AAPS Gets Update on Achievement Gap

Consultant: "Random acts of equity" aren't coordinated

The April 13 study session of the Ann Arbor Public Schools board was highlighted by an update on the district’s efforts on equity initiatives, as well as some blunt discussion about race in the Ann Arbor public schools. Study sessions are meetings of the board scheduled as needed to gather background information and discuss specific issues that will be coming before them in the future.

The session included a presentation from Glenn Singleton, a facilitator for the Pacific Educational Group (PEG). PEG was hired by AAPS in 2003 to assist in the district’s efforts to close the achievement gap – a disparity in academic performance between minority students and other students.

Singleton, who led a majority of the discussion, criticized the board on a number of points, contending that a lack of continuity in leadership has impeded progress in closing the gap. He also said the board has not shown full support for closing the achievement gap, resulting in uncertainty for principals, administrators and other building leaders as to the board’s commitment to solving the problem.

Interim superintendent Robert Allen was on hand and provided background on the district’s involvement with PEG. Allen said that Singleton was touching base with the district and visiting AAPS schools. Singleton was doing walkthroughs to evaluate the district’s progress on closing the achievement gap using techniques suggested by PEG.

“At this point we can have a meaningful evaluation of where we are with the equity work and what we’ll need to do to achieve our goals,” Allen said. The study session focused on lack of board support, failures in leadership structure and the need for “courageous conversations.”

Lack of Board Support

Singleton opened his remarks by touching on the perceived lack of support the board has shown for closing the achievement gap. According to Singleton, the issue stemmed from trustees’ disagreements about how well the district’s plan is working, and uncertainty expressed by other school leaders when it comes to enforcing and supporting equity issues.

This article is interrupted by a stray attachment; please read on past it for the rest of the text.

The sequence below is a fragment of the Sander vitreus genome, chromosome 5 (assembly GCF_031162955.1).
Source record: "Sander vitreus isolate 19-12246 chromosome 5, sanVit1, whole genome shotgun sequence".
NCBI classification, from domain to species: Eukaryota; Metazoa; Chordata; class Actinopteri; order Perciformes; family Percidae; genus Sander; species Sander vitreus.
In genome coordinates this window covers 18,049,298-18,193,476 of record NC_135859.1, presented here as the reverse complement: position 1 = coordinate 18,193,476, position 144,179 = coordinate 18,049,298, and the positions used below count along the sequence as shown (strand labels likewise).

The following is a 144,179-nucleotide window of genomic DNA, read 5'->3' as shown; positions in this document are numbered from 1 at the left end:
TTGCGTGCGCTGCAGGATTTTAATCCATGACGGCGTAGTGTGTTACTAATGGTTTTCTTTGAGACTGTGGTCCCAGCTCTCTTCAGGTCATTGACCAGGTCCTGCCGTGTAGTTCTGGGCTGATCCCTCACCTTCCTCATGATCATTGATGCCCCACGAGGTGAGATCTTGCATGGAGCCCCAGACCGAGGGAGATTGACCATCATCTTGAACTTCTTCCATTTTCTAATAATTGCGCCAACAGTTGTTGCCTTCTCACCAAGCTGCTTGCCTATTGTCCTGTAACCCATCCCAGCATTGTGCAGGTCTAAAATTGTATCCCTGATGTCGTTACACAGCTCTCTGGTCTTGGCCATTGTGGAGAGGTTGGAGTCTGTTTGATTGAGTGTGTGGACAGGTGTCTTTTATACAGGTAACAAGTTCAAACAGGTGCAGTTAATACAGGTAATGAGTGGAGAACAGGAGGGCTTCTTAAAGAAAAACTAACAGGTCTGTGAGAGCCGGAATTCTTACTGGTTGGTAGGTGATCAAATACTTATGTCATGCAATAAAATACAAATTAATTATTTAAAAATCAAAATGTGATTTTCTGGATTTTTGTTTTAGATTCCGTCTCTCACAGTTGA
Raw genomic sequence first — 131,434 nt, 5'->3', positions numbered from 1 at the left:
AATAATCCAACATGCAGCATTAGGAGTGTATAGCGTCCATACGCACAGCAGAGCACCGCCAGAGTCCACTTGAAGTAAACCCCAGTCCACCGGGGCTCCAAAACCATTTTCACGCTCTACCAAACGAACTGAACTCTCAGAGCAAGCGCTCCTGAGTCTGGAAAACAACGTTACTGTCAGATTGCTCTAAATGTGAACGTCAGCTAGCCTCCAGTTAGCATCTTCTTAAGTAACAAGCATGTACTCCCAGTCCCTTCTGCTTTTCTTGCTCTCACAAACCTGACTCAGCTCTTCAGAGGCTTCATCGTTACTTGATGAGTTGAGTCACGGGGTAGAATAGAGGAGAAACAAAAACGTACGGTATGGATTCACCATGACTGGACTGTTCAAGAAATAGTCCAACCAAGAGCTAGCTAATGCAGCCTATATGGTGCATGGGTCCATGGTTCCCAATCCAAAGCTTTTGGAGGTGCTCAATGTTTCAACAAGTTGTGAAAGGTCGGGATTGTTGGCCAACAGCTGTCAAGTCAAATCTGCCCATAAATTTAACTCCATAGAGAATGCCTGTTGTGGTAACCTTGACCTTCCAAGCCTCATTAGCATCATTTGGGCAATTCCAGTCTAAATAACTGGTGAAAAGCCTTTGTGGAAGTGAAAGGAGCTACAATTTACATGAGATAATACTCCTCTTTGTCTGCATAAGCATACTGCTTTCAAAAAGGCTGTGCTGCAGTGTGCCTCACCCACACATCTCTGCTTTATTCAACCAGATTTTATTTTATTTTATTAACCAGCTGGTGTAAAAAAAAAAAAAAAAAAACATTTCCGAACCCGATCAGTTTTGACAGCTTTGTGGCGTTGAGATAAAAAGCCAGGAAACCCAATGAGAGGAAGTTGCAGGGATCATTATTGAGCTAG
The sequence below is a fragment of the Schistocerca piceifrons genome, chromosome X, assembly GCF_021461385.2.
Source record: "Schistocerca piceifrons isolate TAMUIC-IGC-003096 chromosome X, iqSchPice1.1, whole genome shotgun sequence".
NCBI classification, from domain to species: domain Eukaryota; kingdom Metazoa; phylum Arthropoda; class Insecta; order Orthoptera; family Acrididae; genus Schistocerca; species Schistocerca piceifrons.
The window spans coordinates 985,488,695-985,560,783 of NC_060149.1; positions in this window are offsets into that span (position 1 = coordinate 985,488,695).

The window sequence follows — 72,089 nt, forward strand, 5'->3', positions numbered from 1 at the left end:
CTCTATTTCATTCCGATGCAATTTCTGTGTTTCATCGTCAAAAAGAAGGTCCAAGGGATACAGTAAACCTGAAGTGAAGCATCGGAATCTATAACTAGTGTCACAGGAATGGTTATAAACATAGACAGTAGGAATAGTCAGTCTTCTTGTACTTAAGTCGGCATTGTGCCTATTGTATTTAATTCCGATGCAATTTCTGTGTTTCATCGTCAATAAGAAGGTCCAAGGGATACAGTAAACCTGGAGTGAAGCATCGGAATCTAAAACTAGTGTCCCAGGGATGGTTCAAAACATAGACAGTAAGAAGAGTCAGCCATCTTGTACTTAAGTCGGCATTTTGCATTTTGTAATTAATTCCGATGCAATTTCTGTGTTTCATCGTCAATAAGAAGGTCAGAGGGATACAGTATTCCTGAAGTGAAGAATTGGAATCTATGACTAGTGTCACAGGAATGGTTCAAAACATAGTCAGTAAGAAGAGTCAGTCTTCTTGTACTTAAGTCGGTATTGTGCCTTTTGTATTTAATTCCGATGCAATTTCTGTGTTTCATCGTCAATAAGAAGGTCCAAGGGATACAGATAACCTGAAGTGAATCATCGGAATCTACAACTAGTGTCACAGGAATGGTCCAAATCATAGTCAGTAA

Trustee Simone Lightfoot joined Singleton in contending that the progress made is not satisfactory and that the board has not paid enough attention to fashioning an effective strategy. “Even with the improvements, the gap is still huge and it’s not sufficient enough to say we’re moving there, not enough for me,” Lightfoot said. “We are clear on the strategic plan, but we don’t have an achievement gap plan.”

Singleton added that the district still faces teachers who blame the students for the predicament they are in. He said that teachers incorrectly attribute the poor performance of minority students to factors such as lack of family support, mobility issues and poverty. According to Singleton, these problems apply to some poor performing minority students, but they are not the cause of the poor performance.

Singleton said these inconsistencies and inaccuracies continue to make inequity a problem for the district. He added that there was uncertainty amongst school leaders about the board’s stance, causing some of them to lack confidence about engaging in equity work. “The fact that the system is still questioning whether the board is fully on board with this makes this a dilemma,” he said.

After hearing arguments by Singleton and Lightfoot, some members of the board spoke in defense of their efforts. Board president Deb Mexicotte spoke on what she felt had been a genuine effort by the board to confront the achievement gap. “We made policy changes, we placed resources, we looked at our hiring practices,” she said. “The board has demonstrated through a number of avenues that we are committed. We never said we maybe won’t do this work or will stop this work.”